Health Care Workers Experience Increased Insomnia During the Pandemic


The COVID-19 pandemic has been linked to a 44% increase in insomnia disorder among health care workers at a medical-school affiliated health system, according to a study published in the Journal of Clinical Sleep Medicine. The highest rates of insomnia were found among those who spent less time in direct patient care, with approximately 10% of this group reporting in the 17-question survey that their insomnia actually got better in the early months of the pandemic.

The survey, conducted on May 15, 2020, covered basics such as demographics, work habits, mood and anxiety symptoms, and indicators of acute insomnia disorder. Participants were asked to reflect on work assignments for the 2 weeks before SARS-CoV-2 infections began to increase and impact the function of health care facilities and society, as well as the 2 weeks before the survey.

The respondents included 678 faculty physicians, nurses, advanced practice providers, such as nurse practitioners and physician assistants, as well as residents and fellows, 44.5% of whom reported having insomnia prior to the start of the pandemic. The pandemic, according to the study, increased that rate to 64%.

“Insomnia disorder is a patient complaint of poor sleep either in quantity or quality—it can be both—with daytime consequences of their poor sleep,” said Vaughn McCall, MD, in a press release. “They suffer in the daytime because of the nighttime.”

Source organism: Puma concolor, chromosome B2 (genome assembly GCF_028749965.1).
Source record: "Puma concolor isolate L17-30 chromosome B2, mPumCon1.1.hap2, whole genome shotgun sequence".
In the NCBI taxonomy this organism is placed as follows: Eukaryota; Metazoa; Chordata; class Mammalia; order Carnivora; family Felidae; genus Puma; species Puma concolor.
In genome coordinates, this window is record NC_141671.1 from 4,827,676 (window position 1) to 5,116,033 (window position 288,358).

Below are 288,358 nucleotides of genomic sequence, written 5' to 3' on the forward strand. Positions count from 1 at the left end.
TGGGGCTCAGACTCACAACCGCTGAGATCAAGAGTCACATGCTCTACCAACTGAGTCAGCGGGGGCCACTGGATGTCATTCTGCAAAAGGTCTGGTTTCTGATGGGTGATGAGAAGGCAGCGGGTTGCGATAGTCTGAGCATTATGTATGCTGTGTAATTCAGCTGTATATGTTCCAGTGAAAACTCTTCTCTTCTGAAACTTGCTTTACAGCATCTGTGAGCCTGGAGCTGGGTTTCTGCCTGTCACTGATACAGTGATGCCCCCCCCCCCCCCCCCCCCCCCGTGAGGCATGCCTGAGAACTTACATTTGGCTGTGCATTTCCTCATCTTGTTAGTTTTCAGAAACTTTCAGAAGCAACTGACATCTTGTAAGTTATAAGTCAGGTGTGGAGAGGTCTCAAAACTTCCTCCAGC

Reported consequences from insomnia included fatigue, malaise, reduced initiative, and gastrointestinal problems. More than half the individuals in the survey reported at least 1 core symptom of depression and at least 1 anxiety symptom was reported by close to 65% of respondents. According to the researchers, the combination of insomnia and anxiety puts individuals at a high risk of suicidal ideations.

Approximately 10% of respondents reported their insomnia had improved after the onset of COVID-19. The researchers said this is potentially because working from home was a good fit for them, though the survey did not ask for details on the subject.

The highest rates of insomnia were found among those not involved in direct patient care. The researchers note that the majority of respondents who spent 30 or more hours each week in direct patient care tended to be younger than those who worked less, and age increases the overall insomnia risk.

Fatigue resulting from those directly involved in hands-on care could also be a factor in promoting better sleep for those who remained on the front line. Those who work from home may also need to balance the online educational demands of school-age children, potentially resulting in insomnia-provoking stress. The lack of a more typically structured day, with generally set times to work, be at home and sleep, might also be a factor, according to the study.

“If you work from home, there is a risk that your sleep is going to fall apart because you don't have your schedule anymore,” McCall said in the release. “Most people don't self-regulate well.”

Respondents were not asked to provide insight on how long they had problems with insomnia before the pandemic or why. The researchers plan to survey the group again when the pandemic has subsided.


Pandemic significantly increases insomnia in health care workers [news release]. EurekAlert; April 27, 2021. Accessed April 28, 2021.

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